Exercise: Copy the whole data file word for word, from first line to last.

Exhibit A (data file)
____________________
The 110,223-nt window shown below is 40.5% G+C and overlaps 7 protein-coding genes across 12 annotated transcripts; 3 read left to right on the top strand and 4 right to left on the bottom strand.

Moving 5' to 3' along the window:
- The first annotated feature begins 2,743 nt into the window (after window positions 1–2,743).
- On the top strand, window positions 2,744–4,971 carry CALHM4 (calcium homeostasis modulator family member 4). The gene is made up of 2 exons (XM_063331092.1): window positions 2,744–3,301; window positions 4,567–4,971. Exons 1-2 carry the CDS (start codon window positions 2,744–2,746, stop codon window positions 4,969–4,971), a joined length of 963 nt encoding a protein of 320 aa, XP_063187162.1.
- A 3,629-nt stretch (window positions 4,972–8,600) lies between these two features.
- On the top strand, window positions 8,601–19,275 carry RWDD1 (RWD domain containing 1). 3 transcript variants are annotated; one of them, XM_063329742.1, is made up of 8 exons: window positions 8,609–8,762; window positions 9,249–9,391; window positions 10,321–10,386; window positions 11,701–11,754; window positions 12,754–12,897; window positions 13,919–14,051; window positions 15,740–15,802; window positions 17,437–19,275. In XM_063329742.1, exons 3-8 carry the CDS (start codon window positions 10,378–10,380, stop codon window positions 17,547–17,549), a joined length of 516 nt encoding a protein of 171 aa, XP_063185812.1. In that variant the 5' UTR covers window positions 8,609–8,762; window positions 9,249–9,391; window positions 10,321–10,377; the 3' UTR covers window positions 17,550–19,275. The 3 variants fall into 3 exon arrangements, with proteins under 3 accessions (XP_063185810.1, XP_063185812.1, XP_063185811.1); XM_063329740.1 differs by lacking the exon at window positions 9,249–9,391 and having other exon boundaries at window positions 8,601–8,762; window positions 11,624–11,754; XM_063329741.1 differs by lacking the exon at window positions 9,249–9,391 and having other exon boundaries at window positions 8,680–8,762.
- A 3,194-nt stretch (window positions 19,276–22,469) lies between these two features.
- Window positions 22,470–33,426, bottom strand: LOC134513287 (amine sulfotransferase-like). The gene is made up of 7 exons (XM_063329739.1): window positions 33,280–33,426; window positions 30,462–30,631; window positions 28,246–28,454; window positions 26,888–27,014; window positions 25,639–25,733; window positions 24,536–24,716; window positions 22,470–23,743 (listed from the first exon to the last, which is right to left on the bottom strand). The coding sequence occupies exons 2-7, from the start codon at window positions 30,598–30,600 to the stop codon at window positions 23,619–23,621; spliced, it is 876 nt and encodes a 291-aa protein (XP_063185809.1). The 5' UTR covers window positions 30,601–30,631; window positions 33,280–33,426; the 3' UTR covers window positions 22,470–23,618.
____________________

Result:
The 110,223-nt window shown below is 40.5% G+C and overlaps 7 protein-coding genes across 12 annotated transcripts; 3 read left to right on the top strand and 4 right to left on the bottom strand.

Moving 5' to 3' along the window:
- The first annotated feature begins 2,743 nt into the window (after window positions 1–2,743).
- On the top strand, window positions 2,744–4,971 carry CALHM4 (calcium homeostasis modulator family member 4). The gene is made up of 2 exons (XM_063331092.1): window positions 2,744–3,301; window positions 4,567–4,971. Exons 1-2 carry the CDS (start codon window positions 2,744–2,746, stop codon window positions 4,969–4,971), a joined length of 963 nt encoding a protein of 320 aa, XP_063187162.1.
- A 3,629-nt stretch (window positions 4,972–8,600) lies between these two features.
- On the top strand, window positions 8,601–19,275 carry RWDD1 (RWD domain containing 1). 3 transcript variants are annotated; one of them, XM_063329742.1, is made up of 8 exons: window positions 8,609–8,762; window positions 9,249–9,391; window positions 10,321–10,386; window positions 11,701–11,754; window positions 12,754–12,897; window positions 13,919–14,051; window positions 15,740–15,802; window positions 17,437–19,275. In XM_063329742.1, exons 3-8 carry the CDS (start codon window positions 10,378–10,380, stop codon window positions 17,547–17,549), a joined length of 516 nt encoding a protein of 171 aa, XP_063185812.1. In that variant the 5' UTR covers window positions 8,609–8,762; window positions 9,249–9,391; window positions 10,321–10,377; the 3' UTR covers window positions 17,550–19,275. The 3 variants fall into 3 exon arrangements, with proteins under 3 accessions (XP_063185810.1, XP_063185812.1, XP_063185811.1); XM_063329740.1 differs by lacking the exon at window positions 9,249–9,391 and having other exon boundaries at window positions 8,601–8,762; window positions 11,624–11,754; XM_063329741.1 differs by lacking the exon at window positions 9,249–9,391 and having other exon boundaries at window positions 8,680–8,762.
- A 3,194-nt stretch (window positions 19,276–22,469) lies between these two features.
- Window positions 22,470–33,426, bottom strand: LOC134513287 (amine sulfotransferase-like). The gene is made up of 7 exons (XM_063329739.1): window positions 33,280–33,426; window positions 30,462–30,631; window positions 28,246–28,454; window positions 26,888–27,014; window positions 25,639–25,733; window positions 24,536–24,716; window positions 22,470–23,743 (listed from the first exon to the last, which is right to left on the bottom strand). The coding sequence occupies exons 2-7, from the start codon at window positions 30,598–30,600 to the stop codon at window positions 23,619–23,621; spliced, it is 876 nt and encodes a 291-aa protein (XP_063185809.1). The 5' UTR covers window positions 30,601–30,631; window positions 33,280–33,426; the 3' UTR covers window positions 22,470–23,618.